Russia’s ambassador to the UK has criticised British diplomatic efforts in the Ukraine crisis, claiming Boris Johnson’s government had offered nothing to resolve the dispute.
Andrei Kelin stepped up Moscow’s attacks on Foreign Secretary Liz Truss and suggested Mr Johnson was being eclipsed on the diplomatic front by counterparts from France and Germany.
His comments came after French President Emmanuel Macron brokered a potential summit between Joe Biden and Vladimir Putin in an attempt to avert a war in eastern Europe.
Mr Kelin suggested the UK had offered no constructive solutions, contrasting Mr Johnson’s efforts with Mr Macron and German Chancellor Olaf Scholz, who are both perceived to have a softer position towards Russia than the UK or US.
Discussing the British efforts, he told the PA news agency: “Of course, we see all the diplomatic telephone calls, visits to each other, endless visits to each other, endless conversations.”
But he could see “no UK role in search of constructive solutions”.
While the French and Germans were seeking to find a solution, “as for the UK, I’m seeing nothing”.
He criticised Ms Truss following her occasionally testy visit to Moscow for talks with counterpart Sergei Lavrov.
“She didn’t listen to the arguments, she tried to be deaf to the arguments,” he said, accusing her of responding to Moscow’s position with “a small number of slogans”.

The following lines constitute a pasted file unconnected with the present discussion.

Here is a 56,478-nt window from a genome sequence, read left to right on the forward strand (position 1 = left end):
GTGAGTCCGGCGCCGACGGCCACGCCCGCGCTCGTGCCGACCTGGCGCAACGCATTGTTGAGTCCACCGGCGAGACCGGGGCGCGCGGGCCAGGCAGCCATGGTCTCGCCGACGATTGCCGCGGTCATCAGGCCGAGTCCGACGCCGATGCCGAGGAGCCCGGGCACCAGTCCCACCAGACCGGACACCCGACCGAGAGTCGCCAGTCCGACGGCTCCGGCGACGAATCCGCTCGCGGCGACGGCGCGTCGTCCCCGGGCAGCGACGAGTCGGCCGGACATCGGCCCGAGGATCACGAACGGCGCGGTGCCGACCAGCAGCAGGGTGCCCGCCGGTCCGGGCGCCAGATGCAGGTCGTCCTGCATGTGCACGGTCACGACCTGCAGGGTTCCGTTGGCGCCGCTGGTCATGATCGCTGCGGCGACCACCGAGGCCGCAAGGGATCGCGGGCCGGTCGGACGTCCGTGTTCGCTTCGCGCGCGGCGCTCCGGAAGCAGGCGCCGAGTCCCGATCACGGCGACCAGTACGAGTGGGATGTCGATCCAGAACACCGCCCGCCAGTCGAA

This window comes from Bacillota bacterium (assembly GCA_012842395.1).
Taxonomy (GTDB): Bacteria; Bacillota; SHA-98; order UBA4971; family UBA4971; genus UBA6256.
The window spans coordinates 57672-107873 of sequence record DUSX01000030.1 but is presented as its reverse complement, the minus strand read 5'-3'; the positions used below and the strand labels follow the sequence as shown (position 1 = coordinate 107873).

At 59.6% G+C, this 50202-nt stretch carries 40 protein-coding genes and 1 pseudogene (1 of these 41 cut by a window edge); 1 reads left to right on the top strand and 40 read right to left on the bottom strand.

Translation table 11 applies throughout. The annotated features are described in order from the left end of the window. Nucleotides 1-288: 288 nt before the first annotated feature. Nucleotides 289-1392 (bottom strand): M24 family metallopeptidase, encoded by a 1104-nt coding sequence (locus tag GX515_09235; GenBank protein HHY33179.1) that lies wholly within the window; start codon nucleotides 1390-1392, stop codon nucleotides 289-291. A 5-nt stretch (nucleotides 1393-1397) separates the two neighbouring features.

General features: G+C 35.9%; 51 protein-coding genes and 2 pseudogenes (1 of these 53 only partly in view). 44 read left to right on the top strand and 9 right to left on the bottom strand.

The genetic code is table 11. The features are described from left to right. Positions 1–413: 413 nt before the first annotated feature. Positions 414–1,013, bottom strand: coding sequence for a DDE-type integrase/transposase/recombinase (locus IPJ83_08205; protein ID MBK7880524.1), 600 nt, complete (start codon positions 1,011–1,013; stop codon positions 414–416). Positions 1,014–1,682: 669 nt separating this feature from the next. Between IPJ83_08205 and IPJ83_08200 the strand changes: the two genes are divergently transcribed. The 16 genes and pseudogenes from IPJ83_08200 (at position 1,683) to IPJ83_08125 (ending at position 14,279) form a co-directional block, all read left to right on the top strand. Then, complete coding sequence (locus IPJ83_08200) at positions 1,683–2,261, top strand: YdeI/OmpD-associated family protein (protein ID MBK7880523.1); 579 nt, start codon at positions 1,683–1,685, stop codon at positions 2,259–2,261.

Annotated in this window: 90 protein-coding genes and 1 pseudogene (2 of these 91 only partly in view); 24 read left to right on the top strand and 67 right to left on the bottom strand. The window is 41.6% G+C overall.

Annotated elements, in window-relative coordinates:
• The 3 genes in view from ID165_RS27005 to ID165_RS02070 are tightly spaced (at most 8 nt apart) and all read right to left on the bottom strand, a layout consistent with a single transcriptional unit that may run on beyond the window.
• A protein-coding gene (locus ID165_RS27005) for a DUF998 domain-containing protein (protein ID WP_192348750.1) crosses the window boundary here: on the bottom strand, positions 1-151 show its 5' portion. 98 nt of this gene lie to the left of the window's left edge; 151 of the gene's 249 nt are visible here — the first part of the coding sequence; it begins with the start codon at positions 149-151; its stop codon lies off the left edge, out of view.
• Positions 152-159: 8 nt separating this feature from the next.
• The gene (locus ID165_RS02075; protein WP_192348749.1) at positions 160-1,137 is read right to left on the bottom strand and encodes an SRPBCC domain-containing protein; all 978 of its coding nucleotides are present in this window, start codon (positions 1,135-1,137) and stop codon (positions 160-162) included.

The visit of Defence Secretary Ben Wallace was “much more diplomatic”, he said.
Ms Truss has defended her visit, insisting she delivered a “clear message” to the Kremlin and “of course, the Russians didn’t like what I had to say but I say it nevertheless”.
Mr Kelin suggested the UK was more interested in building up international alliances in favour of sanctions than finding a peaceful outcome.
“Britain, with its history of diplomacy, and that with its experience in diplomacy” should play a role beyond “wanting to create, to build up sanctions”.
He suggested it was a “huge overreaction to the unusual circumstances” and vowed that Moscow would retaliate if sanctions were imposed.
“We will, of course, find, ways to respond,” he said.
Hopes of a diplomatic breakthrough have been raised by the prospect of direct talks between US President Mr Biden and Russian President Mr Putin following the intervention by Mr Macron.
But Mr Kelin suggested any such summit could only take place if Russia’s fundamental concerns could be addressed.
“I do believe that it’s a bit early now to say what’s going to happen,” he said in an interview in Russia’s embassy in London.
It would be a “good result” if sufficient progress were made in talks to allow the summit to go ahead.
But he said the West is “not very interested in resolving the core question, the issue of the enlargement of Nato, the open door policy”.
Mr Kelin said: “Ukraine does not exist in a vacuum, it exists in Europe. It has its history and its neighbours.
“And, of course, any country which has neighbours should take into account (the) opinion of neighbours.”
Ukraine joining Nato would “ruin European security and it will ruin the relationship with Russia”.
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